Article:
It definitely would have helped to know more info in the beginning, since just saying the word drama doesn’t encapsulate all those issues. I am sorry you have had to deal with all of that. I do think no matter what, even when a child pushes their parent away, they still want to be loved and included and want positive attention. she is suffering within herself i am sure. Maybe thia could be a positive experience for your family. Hope it aorks out for you and you have  great wedding.

Post # 39
Member
575 posts
Busy bee

So your clinically diagnosed bipolar-narcissist, drug-using, sexually promiscuous, underaged daughter is living with a man who refuses to get her treatment, uses drugs with her and works nights? And you say the courts sided with him? Something is very wrong here. 

Please go back and read your first post. You left out those necessary details of your story. I stand by the advice of my first post, and I’m glad to see you’re going that route anyway. 

Your daughter is at a very pivotal point in her life. Sounds like you may need to go back through the court system and fight for what is best for her. I know it’s easier to wash your hands of it or bury your head in the sand, especially if she’s not in your home. Ignoring her mental illness now will have disastrous effects later in her life. I speak from direct experience with her exact diagnosis. 

Post # 40
Member
893 posts
Busy bee

View original reply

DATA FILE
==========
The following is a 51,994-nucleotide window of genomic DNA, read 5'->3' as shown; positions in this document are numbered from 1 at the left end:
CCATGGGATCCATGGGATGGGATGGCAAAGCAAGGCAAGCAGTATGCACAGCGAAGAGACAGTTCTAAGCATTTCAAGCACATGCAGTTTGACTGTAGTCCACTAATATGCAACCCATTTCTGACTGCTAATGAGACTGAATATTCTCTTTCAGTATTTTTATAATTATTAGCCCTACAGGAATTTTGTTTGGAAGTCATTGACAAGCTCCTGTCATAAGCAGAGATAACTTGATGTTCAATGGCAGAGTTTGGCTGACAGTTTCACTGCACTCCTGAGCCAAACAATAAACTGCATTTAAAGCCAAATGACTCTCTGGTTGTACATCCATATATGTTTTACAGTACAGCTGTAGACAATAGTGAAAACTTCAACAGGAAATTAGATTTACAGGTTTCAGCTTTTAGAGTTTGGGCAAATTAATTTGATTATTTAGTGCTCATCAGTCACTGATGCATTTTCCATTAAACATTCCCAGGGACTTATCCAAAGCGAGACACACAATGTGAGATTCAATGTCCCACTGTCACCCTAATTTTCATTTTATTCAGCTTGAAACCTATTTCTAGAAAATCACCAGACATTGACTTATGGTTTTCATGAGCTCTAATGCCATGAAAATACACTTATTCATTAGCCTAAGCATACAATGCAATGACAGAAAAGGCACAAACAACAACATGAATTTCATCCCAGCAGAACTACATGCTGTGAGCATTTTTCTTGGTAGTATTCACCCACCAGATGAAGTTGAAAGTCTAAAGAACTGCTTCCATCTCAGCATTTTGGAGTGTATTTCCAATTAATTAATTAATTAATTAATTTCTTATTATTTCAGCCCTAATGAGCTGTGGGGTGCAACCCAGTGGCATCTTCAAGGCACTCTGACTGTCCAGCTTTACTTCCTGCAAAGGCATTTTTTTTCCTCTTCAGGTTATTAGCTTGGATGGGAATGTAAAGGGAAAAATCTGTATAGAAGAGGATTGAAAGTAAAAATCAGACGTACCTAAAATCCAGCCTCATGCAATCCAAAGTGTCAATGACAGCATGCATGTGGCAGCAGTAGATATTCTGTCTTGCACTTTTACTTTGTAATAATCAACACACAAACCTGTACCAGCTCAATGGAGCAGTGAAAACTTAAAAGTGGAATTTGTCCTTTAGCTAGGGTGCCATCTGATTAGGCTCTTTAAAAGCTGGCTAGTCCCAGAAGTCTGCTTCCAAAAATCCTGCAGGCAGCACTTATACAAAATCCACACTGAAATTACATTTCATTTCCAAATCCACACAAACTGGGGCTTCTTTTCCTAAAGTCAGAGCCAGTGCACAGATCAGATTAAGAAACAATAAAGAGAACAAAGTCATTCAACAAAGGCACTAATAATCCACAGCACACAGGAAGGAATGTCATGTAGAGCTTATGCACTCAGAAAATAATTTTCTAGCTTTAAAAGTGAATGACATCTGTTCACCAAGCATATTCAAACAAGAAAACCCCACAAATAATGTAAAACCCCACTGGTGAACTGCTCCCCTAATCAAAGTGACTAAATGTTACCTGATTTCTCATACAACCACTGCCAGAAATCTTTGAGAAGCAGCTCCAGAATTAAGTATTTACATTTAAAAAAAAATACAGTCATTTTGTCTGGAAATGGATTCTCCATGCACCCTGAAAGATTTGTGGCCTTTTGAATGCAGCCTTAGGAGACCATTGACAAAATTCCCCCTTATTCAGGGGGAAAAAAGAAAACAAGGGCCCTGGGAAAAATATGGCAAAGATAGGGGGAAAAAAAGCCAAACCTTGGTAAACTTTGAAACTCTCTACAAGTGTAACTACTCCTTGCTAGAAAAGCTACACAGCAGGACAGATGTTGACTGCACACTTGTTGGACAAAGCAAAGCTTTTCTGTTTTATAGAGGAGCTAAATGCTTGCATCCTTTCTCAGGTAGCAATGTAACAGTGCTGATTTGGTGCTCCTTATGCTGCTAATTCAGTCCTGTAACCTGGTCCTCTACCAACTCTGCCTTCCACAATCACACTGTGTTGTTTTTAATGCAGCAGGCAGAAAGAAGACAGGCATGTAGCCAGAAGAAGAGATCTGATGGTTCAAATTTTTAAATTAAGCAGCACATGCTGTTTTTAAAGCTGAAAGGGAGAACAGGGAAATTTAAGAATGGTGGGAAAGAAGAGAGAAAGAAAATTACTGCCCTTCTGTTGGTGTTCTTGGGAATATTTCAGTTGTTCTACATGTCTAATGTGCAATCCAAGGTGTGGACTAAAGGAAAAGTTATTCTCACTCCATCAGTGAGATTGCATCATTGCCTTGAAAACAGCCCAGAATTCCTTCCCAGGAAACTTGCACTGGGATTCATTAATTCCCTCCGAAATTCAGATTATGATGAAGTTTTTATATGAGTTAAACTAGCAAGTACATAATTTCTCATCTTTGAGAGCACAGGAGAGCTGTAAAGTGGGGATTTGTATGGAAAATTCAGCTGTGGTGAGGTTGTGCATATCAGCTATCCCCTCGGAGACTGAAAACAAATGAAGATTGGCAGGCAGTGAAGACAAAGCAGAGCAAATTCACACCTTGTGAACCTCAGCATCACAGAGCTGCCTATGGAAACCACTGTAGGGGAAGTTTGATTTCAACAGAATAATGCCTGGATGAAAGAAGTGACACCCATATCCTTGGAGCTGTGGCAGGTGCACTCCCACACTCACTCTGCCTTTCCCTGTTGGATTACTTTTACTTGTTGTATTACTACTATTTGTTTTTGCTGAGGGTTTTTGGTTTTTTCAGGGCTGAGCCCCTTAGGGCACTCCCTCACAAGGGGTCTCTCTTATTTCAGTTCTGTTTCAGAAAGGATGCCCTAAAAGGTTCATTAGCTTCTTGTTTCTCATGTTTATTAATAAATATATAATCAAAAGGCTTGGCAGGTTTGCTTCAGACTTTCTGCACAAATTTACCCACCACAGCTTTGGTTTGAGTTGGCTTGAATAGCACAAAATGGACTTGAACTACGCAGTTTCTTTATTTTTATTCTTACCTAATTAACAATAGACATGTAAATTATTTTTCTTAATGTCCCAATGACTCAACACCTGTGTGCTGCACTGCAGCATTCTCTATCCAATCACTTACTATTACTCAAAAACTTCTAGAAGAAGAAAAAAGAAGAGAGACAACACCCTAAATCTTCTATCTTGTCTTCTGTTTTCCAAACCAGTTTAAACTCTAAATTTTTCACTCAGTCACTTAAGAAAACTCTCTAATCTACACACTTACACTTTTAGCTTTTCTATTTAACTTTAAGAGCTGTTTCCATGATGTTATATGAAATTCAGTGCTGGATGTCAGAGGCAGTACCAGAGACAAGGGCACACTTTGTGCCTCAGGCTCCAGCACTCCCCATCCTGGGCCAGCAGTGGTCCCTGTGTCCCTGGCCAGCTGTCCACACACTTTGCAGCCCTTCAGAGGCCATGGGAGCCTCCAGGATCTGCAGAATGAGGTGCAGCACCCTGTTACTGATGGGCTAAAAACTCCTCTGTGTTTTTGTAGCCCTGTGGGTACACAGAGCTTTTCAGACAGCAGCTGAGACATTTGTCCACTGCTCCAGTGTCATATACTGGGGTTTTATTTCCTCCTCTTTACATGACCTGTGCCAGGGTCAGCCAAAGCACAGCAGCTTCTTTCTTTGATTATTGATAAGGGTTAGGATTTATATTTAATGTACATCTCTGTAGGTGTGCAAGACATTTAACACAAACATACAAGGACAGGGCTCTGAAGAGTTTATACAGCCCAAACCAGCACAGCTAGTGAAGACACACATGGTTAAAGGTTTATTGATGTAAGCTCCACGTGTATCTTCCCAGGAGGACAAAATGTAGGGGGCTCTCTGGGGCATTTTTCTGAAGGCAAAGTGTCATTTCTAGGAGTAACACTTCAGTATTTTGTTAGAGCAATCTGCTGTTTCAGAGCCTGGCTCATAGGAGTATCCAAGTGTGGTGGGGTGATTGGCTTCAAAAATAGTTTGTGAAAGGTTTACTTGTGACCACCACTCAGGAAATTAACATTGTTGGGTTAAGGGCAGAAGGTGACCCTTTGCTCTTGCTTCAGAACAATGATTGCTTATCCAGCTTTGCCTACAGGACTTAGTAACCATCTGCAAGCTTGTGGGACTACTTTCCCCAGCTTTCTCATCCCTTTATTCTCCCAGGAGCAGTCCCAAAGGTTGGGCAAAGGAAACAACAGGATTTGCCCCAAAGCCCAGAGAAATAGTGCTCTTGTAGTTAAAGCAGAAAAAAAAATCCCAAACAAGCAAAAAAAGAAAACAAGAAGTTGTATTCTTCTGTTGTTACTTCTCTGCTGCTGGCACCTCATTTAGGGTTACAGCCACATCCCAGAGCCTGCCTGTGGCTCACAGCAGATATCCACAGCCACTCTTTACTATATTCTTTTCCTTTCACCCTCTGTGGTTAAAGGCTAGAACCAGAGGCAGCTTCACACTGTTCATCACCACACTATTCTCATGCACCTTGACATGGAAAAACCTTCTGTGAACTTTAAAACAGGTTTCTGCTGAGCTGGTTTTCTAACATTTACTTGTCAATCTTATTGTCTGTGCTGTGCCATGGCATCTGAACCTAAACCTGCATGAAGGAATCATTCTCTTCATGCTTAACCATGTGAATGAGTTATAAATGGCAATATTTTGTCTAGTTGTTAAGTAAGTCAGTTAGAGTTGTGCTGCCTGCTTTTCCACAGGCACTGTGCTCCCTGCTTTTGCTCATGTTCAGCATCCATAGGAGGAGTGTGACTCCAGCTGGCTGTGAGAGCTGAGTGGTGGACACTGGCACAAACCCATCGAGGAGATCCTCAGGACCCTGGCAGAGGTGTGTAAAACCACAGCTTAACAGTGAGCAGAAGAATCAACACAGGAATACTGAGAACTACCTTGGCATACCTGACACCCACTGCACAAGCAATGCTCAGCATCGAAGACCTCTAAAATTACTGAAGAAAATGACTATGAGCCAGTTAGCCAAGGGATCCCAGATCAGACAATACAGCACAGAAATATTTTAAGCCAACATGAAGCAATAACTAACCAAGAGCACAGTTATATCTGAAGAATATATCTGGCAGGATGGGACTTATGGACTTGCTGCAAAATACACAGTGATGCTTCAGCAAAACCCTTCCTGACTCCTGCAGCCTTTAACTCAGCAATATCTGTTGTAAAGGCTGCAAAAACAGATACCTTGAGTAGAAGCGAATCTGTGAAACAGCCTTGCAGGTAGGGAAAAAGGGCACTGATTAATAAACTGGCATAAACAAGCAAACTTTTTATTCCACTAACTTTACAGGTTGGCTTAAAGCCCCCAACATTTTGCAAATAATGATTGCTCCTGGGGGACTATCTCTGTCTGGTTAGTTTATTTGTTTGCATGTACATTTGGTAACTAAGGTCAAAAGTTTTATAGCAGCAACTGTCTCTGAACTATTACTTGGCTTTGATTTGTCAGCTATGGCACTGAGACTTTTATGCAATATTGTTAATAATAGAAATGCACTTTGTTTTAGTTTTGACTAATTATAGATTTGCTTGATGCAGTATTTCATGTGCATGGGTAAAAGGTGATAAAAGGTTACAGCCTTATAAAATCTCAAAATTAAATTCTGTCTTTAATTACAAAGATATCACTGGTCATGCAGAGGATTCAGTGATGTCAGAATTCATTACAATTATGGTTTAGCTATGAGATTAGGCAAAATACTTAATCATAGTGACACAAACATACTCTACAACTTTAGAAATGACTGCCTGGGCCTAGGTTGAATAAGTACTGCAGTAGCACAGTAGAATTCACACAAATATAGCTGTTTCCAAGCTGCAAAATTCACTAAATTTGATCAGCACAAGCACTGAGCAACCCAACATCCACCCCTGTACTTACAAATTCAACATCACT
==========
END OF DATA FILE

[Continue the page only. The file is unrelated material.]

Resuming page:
theatrejulia:  +1

17 year-olds behave badly all the time – they are 17 after all! Who knows what is going through her head and who cares when it comes to making this decision. She is, and always will be, your daughter. I think excluding her will drive a potentially permanent wedge between you two. I think it is a decision you will regret a lot more than any drama she might cause. The only alternative would be to scrap the sand ceremony altogether so that all of your children are included in the same capacity.

Post # 41
Member
661 posts
Busy bee

After reading your update I now have a better understanding from the OP it sounds like you are just dealing with regular teen drama which now we know isn’t the case. The fact that your daughter reached out you to see if she was invited tells me that she wants to go and it might be the best thing for your relationship to have her come. I now know alot has happened between your family and her but she is still your child and I think you should include her but I also understand if you choose not to. Again I’m sorry if I knew the full story I would have never replied the way I did to OP. Good luck!

Post # 42
Member
1773 posts
Buzzing bee

helpful update.

I still think you were wrong to not even invite her. She had to ask if she was included or invited, how sad is that?

Your daughter is ill, and almost an adult. I’m uncomfortable with the way you talked about the illness, its rather a lot to put on your child. It isn’t her fault. 

You could have invited her.

Post # 43
Member
4120 posts
Honey bee
  • Wedding: August 2012

Ok, well first off, you were very vague in your original post, and since no one here knows you or your situation, you can’t exactly be shocked that people responded the way they did. Who is going to say not to invite your own child?

Secondly, I think the fact that she is expressing a desire to be there is a great sign, and I for one would want to nurture that and allow her to be there. It does sound like there are a lot of complicated circumstances, but ultimately I think you will regret not having your daughter there. Good luck.

Post # 44
Member
900 posts
Busy bee
  • Wedding: August 2017

You not inviting her makes things 1000% worse. Maybe this is exactly why she feels she needs to create drama….

Post # 45
Member
2403 posts
Buzzing bee
  • Wedding: NJ

Please please invite your daughter and have her as part of the wedding, like her siblings. 17 year olds are difficult, but it would be a shame to make her feel more excluded and alone, by her own mother.